This would also mean moving away from German over-engineering, wouldn't it?

Dirk Schäfer: Yes, and we are currently experiencing this dramatically. German medium-sized enterprises still have extreme difficulties in really taking these rather large changes that are happening on the customer side and market side seriously. But they have to. The market pressure is simply becoming too big.

When you approach these kinds of projects, where do you start?

Dirk Schäfer: Contrary to previous classic purchasing projects, today we have to face the entire board. It's almost like a restructuring. And it has to be this way, as all processes in the company need to be changed. This covers everything from product development processes, planning processes to material flows, manufacturing depth and anything else that is part of the product costs. In principle, the entire company has to be considered when we talk about a manufacturing cost project.

Where exactly do you begin?

Dirk Schäfer: The most important thing that we do is to get a neutral overview of the companies. We have to create a basis in order to derive measures from facts, which then benefit the company. The first step is to create cost transparency and to understand which values have what function for the customer and how these are weighted. Then we can develop an optimisation lever and, together with the customer, think about how we can change and optimise the organisation in order to create sustainability. But in the first step is really about the product, how it is structured, how valuable it is to the customer, and what costs are entailed.

Can this also be applied to other products?

Dirk Schäfer: With our software, a direct transfer is possible. Our customer can apply the sample calculation to its other products. The intent and purpose is that the customer can optimise and improve the company as a whole.

Where are the most savings potentials?

Ralf Altpeter: That varies from customer to customer. But it's around a third each between design, manufacturing and purchasing. Raising the effects is basically only possible through the interaction of all three. You need to have an eye on manufacturing, on the supplier market and on what suppliers can actually provide. Otherwise, you are designing something that seems to be much cheaper, but if you don't have the right supplier, nothing will come of it. That's why it will only work in interaction.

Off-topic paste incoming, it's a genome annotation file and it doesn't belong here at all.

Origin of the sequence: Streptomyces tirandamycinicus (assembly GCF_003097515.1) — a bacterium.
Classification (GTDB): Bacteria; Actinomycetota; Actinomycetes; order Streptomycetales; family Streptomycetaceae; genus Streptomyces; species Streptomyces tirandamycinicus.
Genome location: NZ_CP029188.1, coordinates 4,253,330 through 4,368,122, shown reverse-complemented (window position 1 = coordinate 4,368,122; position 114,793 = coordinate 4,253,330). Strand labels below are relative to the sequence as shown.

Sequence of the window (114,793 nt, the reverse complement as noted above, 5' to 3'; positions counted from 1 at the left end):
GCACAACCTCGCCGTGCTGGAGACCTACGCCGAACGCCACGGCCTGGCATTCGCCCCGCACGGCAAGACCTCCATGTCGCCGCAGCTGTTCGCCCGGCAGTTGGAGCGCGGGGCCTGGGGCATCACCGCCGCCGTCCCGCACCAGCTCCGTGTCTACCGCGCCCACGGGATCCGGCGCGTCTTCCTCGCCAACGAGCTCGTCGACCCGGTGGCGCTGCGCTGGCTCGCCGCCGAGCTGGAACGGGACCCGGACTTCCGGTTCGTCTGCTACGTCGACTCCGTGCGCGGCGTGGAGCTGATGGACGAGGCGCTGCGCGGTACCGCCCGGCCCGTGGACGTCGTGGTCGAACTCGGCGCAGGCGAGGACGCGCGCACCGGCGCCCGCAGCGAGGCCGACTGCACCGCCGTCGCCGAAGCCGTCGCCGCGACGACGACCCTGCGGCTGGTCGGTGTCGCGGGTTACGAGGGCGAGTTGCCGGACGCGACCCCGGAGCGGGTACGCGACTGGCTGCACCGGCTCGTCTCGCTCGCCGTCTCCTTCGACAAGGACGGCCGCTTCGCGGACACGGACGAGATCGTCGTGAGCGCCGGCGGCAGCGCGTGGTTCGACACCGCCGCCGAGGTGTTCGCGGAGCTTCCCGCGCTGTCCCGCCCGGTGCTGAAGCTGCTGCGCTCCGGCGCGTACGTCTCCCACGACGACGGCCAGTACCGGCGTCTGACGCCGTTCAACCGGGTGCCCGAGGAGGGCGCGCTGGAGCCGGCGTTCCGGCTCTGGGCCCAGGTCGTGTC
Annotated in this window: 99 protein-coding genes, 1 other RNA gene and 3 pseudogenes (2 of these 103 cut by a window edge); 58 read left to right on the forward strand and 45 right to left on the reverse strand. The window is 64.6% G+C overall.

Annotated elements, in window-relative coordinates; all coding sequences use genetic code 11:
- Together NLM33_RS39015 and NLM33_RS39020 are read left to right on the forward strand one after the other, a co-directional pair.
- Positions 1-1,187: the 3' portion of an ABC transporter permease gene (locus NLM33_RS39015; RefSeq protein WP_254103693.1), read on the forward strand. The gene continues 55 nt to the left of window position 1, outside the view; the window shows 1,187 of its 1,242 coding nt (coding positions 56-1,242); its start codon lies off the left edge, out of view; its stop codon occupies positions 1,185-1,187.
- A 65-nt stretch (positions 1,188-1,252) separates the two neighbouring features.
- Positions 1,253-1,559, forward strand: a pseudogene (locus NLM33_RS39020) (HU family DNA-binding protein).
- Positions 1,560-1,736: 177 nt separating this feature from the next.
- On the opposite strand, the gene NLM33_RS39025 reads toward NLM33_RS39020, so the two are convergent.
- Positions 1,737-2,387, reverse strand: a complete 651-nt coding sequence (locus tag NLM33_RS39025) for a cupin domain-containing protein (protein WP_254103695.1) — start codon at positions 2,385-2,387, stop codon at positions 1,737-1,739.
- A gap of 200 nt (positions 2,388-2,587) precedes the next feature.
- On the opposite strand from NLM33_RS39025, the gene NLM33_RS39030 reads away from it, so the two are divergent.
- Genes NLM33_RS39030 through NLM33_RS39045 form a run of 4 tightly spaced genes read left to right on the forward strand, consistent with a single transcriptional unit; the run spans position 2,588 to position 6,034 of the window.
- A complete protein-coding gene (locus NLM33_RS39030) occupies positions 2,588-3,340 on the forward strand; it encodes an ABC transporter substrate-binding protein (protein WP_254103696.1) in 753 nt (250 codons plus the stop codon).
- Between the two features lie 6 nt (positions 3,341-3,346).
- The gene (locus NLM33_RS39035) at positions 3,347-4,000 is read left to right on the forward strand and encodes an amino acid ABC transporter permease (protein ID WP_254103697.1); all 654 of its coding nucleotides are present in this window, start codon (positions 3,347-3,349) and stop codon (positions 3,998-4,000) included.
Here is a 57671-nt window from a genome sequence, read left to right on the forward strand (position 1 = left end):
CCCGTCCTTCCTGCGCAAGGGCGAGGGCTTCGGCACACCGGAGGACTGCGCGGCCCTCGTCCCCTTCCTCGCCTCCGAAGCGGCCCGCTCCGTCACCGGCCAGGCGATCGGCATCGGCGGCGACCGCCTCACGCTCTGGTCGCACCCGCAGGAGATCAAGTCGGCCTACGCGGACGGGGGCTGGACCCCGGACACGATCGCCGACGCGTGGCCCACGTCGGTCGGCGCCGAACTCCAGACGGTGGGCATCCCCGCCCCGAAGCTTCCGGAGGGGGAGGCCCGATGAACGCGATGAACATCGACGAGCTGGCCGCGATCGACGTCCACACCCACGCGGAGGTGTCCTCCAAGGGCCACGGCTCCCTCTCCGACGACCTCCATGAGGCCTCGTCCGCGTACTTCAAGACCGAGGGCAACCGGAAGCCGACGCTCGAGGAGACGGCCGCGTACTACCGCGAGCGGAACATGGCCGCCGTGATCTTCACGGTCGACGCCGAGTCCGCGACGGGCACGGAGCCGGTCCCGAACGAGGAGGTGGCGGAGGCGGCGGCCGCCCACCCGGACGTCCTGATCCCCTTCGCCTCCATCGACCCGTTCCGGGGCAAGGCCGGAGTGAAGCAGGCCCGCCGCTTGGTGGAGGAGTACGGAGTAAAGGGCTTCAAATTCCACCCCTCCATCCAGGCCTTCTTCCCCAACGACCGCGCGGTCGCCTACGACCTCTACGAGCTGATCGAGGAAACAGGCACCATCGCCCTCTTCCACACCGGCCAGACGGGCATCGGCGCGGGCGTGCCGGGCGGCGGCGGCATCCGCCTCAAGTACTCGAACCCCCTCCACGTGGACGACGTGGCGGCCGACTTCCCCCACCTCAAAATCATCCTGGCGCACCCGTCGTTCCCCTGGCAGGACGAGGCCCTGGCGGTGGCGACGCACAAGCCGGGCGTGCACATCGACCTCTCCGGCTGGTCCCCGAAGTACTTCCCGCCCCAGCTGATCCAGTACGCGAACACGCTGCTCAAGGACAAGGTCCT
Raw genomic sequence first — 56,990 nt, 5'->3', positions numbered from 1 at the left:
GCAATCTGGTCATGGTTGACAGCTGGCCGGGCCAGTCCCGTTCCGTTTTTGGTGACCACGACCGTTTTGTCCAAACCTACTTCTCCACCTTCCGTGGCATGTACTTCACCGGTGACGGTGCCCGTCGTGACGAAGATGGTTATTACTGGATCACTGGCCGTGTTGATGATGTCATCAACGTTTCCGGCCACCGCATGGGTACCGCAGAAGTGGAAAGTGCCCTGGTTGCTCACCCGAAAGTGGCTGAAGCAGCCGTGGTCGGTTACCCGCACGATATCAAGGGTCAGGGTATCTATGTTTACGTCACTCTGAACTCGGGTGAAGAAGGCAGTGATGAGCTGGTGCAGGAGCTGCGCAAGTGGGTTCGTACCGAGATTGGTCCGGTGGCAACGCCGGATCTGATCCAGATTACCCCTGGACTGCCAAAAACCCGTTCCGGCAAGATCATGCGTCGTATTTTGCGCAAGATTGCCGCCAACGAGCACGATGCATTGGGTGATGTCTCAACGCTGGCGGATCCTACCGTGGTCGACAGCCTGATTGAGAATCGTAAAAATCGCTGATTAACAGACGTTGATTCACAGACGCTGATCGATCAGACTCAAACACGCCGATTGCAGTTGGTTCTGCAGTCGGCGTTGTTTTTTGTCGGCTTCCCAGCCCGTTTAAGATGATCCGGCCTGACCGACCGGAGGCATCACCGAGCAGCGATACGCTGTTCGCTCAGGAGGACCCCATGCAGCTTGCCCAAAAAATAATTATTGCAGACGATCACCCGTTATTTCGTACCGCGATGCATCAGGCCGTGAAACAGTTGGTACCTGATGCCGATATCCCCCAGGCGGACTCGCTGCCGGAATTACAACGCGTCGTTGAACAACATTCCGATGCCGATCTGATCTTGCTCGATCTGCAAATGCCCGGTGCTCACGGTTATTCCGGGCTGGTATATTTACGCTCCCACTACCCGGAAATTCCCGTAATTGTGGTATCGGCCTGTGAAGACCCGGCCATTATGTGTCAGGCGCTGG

How does the software work when checking the manufacturing costs?

Ralf Altpeter: What's special about our software is indeed the costing cloud behind it. It contains more than 40,000 indexes, starting from material costs to salaries, social data or energy prices. Using the software, it can easily be checked where the costs are, what levers are still available and in which regions parts can be procured cheaper, but also how prices are developing over time. In addition, there is our enormous supplier database which can be used immediately to see whether there are any adequate partners in relevant countries.

Dirk Schäfer: The software offers us a central control element. If we purchase a supply part here in Germany, then we calculate this in relation to the region. And then the software can compare: The same manufacturing technology - what does the part cost in India, what does it cost in Eastern Europe. We then give this calculated price to the regional purchasing teams in order to push-start a target price control. In principle, I can transfer the target price to all regions in the world and centrally check that this price is not exceeded.

Author: Kathrin Irmer